Some 130 University of Washington students were presented with just under 100 black-and-white photos of men and women — each one flashed for less than a second. Hairstyles, facial hair, makeup, and glasses were absent in all photos to sidestep "easy clues."
Participants, the study concluded, were able to accurately judge the sexual orientation of both the men and women in the photos over 50% of the time.
In fact, the sexual orientation of women were correctly guessed in two-thirds of all cases.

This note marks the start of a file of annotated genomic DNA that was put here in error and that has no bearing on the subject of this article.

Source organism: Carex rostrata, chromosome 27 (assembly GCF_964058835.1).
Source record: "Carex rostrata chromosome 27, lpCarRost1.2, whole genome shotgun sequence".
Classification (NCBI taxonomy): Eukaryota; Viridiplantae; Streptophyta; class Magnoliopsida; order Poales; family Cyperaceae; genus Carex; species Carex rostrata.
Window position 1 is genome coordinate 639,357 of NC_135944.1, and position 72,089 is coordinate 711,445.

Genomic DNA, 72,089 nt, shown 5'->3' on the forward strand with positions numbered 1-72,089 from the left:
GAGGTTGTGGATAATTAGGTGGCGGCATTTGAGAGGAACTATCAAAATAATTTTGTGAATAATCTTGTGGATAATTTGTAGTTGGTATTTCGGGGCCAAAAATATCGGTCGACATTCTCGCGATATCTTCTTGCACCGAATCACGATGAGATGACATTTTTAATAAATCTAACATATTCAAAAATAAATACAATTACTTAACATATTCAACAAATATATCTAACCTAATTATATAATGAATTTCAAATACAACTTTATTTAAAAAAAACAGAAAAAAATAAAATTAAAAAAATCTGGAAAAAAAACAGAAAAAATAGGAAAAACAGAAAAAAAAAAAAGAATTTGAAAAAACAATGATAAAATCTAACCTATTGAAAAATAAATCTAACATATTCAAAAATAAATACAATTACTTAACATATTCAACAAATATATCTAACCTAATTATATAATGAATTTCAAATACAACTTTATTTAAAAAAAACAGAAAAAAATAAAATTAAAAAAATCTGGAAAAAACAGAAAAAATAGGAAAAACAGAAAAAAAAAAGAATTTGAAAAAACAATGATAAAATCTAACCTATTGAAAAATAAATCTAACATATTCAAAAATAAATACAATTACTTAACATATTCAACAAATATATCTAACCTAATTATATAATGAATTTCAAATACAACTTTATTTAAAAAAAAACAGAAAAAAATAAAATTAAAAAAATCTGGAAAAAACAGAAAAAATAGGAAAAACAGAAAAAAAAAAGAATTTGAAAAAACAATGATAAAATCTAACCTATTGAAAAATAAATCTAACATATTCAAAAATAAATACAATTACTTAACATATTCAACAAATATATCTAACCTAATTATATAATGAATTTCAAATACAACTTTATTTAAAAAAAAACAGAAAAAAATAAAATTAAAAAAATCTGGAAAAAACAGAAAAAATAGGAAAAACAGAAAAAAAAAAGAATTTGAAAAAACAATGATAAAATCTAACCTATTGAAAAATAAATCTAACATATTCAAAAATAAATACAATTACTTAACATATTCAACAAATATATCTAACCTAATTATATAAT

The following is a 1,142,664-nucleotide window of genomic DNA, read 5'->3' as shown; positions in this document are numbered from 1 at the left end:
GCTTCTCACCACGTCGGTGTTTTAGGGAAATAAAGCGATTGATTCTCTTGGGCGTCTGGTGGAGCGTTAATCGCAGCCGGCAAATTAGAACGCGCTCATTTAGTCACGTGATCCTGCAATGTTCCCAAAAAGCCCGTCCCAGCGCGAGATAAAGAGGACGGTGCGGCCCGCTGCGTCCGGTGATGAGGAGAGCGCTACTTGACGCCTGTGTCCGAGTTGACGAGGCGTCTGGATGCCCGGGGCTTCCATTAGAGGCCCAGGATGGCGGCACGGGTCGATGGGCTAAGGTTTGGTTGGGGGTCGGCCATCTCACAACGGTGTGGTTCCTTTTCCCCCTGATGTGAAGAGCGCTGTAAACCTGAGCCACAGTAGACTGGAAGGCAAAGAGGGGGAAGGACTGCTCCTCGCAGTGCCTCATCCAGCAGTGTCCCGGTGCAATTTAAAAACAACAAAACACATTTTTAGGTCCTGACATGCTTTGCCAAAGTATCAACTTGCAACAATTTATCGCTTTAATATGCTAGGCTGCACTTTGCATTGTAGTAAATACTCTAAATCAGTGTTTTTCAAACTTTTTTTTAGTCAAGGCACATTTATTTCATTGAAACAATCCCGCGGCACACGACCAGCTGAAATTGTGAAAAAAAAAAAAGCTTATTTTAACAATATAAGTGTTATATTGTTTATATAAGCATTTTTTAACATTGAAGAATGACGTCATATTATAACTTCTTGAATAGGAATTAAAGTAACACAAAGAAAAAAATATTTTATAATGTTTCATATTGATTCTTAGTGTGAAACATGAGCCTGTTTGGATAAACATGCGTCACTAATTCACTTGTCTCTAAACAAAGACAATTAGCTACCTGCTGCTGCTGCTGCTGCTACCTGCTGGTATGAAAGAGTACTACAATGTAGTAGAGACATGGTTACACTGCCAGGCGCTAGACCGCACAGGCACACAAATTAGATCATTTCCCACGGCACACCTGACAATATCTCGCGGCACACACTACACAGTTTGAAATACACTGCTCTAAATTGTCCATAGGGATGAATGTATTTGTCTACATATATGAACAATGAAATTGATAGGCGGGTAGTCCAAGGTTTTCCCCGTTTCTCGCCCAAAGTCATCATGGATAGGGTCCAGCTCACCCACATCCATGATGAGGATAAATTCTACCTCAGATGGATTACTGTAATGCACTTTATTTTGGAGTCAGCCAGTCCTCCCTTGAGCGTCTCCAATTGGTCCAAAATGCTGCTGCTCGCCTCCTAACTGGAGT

The study's author, psychology grad student Joshua Tabak, says the results are not too surprising. "It may be similar to how we don't have to think about whether someone is a man or a woman or black or white," he says. "This information confronts us in everyday life."
Though he readily admits "little is known about how these judgments are formed," Tabak notes that "People from older generations or different cultures who may not have grown up knowing they were interacting with gay people' could be less accurate in making gay versus straight judgments."